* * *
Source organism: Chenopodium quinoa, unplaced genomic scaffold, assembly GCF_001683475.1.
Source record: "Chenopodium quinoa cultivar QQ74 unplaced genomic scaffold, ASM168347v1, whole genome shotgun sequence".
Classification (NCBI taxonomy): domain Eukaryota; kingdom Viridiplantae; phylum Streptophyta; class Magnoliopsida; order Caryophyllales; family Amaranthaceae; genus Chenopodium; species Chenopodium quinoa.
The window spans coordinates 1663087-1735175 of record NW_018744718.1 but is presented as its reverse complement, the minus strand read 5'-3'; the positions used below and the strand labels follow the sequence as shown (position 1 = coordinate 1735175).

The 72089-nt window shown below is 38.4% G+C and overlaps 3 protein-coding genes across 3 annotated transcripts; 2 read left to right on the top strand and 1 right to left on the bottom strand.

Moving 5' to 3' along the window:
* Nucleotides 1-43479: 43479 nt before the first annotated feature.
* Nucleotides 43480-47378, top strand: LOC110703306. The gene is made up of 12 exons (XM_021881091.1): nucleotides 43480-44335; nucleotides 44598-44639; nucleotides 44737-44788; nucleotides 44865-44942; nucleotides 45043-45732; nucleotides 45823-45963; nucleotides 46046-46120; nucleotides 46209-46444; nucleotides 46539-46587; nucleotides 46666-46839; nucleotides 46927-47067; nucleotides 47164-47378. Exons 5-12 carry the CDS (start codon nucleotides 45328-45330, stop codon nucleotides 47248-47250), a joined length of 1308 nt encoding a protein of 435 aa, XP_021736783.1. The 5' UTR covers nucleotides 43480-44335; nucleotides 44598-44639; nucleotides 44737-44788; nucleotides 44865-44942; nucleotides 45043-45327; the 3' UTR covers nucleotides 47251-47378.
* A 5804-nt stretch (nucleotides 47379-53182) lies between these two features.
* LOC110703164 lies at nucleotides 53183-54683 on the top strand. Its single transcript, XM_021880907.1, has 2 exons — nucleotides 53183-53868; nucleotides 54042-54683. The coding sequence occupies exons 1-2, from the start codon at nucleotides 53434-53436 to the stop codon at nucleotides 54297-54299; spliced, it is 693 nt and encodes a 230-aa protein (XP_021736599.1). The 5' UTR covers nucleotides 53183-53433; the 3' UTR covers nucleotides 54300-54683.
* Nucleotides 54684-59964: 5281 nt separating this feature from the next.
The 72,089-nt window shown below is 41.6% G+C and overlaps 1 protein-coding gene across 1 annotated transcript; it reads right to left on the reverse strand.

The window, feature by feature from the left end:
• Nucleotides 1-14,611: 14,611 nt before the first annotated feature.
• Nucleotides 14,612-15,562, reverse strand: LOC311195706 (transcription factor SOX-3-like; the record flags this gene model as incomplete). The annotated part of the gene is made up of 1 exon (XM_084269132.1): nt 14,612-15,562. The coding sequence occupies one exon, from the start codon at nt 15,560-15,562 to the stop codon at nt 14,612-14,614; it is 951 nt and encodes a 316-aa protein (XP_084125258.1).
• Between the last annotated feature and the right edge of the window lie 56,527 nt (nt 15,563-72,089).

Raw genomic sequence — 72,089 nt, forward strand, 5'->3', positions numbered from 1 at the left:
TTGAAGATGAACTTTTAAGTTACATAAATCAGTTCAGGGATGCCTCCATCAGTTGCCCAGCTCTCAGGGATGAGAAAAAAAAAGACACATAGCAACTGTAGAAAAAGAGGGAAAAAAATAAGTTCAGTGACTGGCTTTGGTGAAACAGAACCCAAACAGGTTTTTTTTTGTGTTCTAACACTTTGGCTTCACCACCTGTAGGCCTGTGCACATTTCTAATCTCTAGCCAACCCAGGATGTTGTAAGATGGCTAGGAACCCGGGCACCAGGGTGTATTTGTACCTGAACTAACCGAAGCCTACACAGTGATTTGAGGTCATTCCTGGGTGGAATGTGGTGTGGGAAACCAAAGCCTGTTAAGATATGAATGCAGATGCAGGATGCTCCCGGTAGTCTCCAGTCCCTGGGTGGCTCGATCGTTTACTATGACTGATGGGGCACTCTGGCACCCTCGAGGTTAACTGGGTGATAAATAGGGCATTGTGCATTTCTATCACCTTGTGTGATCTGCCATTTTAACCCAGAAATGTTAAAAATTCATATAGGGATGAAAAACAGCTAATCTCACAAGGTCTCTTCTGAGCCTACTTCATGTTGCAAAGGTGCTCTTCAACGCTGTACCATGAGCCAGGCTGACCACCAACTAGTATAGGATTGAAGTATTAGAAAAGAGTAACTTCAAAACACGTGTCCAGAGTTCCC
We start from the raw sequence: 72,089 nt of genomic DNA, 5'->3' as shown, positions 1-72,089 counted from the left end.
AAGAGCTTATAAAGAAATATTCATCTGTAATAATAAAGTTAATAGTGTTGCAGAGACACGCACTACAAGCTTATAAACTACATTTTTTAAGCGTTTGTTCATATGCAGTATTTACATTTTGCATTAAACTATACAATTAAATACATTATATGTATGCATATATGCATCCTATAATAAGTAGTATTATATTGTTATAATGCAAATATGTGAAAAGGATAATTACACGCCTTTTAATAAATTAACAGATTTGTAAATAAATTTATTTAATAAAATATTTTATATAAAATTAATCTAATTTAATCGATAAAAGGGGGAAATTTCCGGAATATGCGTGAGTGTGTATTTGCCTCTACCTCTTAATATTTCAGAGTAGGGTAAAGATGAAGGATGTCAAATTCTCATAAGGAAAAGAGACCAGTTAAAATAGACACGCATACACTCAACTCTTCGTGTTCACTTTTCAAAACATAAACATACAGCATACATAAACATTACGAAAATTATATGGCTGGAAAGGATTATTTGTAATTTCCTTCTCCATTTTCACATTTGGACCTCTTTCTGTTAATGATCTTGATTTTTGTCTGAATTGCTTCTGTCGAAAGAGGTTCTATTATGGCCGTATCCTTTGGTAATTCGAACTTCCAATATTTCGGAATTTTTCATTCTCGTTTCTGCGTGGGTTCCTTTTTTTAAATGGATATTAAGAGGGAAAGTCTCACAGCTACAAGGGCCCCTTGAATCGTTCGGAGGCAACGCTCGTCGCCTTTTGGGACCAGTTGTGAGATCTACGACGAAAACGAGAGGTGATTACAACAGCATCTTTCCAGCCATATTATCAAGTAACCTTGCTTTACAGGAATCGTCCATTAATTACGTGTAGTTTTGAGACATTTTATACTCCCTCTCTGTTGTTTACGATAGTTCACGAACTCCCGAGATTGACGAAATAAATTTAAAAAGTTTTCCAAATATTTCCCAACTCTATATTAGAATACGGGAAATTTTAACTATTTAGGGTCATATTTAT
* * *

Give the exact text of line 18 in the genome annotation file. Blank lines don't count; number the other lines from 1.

TTGAAGATGAACTTTTAAGTTACATAAATCAGTTCAGGGATGCCTCCATCAGTTGCCCAGCTCTCAGGGATGAGAAAAAAAAAGACACATAGCAACTGTAGAAAAAGAGGGAAAAAAATAAGTTCAGTGACTGGCTTTGGTGAAACAGAACCCAAACAGGTTTTTTTTTGTGTTCTAACACTTTGGCTTCACCACCTGTAGGCCTGTGCACATTTCTAATCTCTAGCCAACCCAGGATGTTGTAAGATGGCTAGGAACCCGGGCACCAGGGTGTATTTGTACCTGAACTAACCGAAGCCTACACAGTGATTTGAGGTCATTCCTGGGTGGAATGTGGTGTGGGAAACCAAAGCCTGTTAAGATATGAATGCAGATGCAGGATGCTCCCGGTAGTCTCCAGTCCCTGGGTGGCTCGATCGTTTACTATGACTGATGGGGCACTCTGGCACCCTCGAGGTTAACTGGGTGATAAATAGGGCATTGTGCATTTCTATCACCTTGTGTGATCTGCCATTTTAACCCAGAAATGTTAAAAATTCATATAGGGATGAAAAACAGCTAATCTCACAAGGTCTCTTCTGAGCCTACTTCATGTTGCAAAGGTGCTCTTCAACGCTGTACCATGAGCCAGGCTGACCACCAACTAGTATAGGATTGAAGTATTAGAAAAGAGTAACTTCAAAACACGTGTCCAGAGTTCCC